Hear this, ye vain hypocrites, that care only to shew well; vever caring for the sincere truth of a conscionable obedience: your fair outside shall be sure to help you to a curse.
That which was the fault of this tree, is the punishment of it, Fruitlessness : “Let no fruit grow on thee henceforward for ever.” Had the boughs been appointed to be torn down, and the body split in pieces, the doom had been more easy, and that juicy plant might yet have recovered, and have lived to recompense this deficiency; now it shall be what, it was, fruitless. Woe be to that church or soul that is punished with her own sin. Outward plagues are but favour, in comparison of spiritual judgments.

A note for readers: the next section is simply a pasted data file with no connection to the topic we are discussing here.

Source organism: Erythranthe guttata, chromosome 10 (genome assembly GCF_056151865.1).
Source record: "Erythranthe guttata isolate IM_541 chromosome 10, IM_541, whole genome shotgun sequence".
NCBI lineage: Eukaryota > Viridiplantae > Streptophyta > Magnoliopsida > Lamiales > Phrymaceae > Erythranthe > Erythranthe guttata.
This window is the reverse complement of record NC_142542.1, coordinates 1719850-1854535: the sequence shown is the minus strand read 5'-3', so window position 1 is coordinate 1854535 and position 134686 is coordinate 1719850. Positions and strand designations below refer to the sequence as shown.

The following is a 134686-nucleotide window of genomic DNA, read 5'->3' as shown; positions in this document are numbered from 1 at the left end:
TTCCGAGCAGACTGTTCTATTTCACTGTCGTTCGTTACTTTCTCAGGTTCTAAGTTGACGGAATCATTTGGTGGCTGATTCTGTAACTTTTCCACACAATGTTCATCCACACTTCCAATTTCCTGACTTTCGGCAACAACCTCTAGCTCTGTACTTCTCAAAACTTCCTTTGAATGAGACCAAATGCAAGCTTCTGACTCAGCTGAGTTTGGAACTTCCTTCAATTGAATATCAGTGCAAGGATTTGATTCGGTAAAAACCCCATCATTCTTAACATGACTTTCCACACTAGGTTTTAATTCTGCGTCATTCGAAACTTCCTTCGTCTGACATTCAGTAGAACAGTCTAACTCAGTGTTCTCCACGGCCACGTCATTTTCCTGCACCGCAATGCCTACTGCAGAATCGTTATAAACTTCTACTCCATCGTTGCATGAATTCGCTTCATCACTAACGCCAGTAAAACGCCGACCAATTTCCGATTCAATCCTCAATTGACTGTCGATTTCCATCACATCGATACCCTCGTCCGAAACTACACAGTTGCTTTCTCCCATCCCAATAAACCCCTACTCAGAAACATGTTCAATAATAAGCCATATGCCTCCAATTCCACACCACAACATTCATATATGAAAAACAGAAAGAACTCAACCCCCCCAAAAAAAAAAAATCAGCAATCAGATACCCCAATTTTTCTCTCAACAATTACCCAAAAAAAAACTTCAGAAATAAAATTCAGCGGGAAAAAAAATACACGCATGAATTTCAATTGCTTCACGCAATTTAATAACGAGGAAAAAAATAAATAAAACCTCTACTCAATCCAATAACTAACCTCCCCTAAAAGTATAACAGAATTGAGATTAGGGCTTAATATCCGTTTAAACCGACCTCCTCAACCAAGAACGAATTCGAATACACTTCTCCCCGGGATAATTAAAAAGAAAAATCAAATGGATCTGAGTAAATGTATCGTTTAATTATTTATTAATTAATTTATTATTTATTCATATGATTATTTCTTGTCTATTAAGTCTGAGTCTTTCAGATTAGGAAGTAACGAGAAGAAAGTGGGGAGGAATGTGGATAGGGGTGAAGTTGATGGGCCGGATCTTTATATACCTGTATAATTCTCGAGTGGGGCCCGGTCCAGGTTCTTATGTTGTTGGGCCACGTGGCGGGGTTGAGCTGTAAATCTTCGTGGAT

That curse might well have stood with a long continuance; the tree might have lived long, though fruitless : but no sooner is the word passed, than the leaves flag and turn yellow, the branches wrinkle and shrink, the bark discolours, the root dries, the plant withers.
O God, what creature is able to abide the blasting of the breath of thy displeasure? even the most great and glorious angels of heaven could not stand one moinent before thine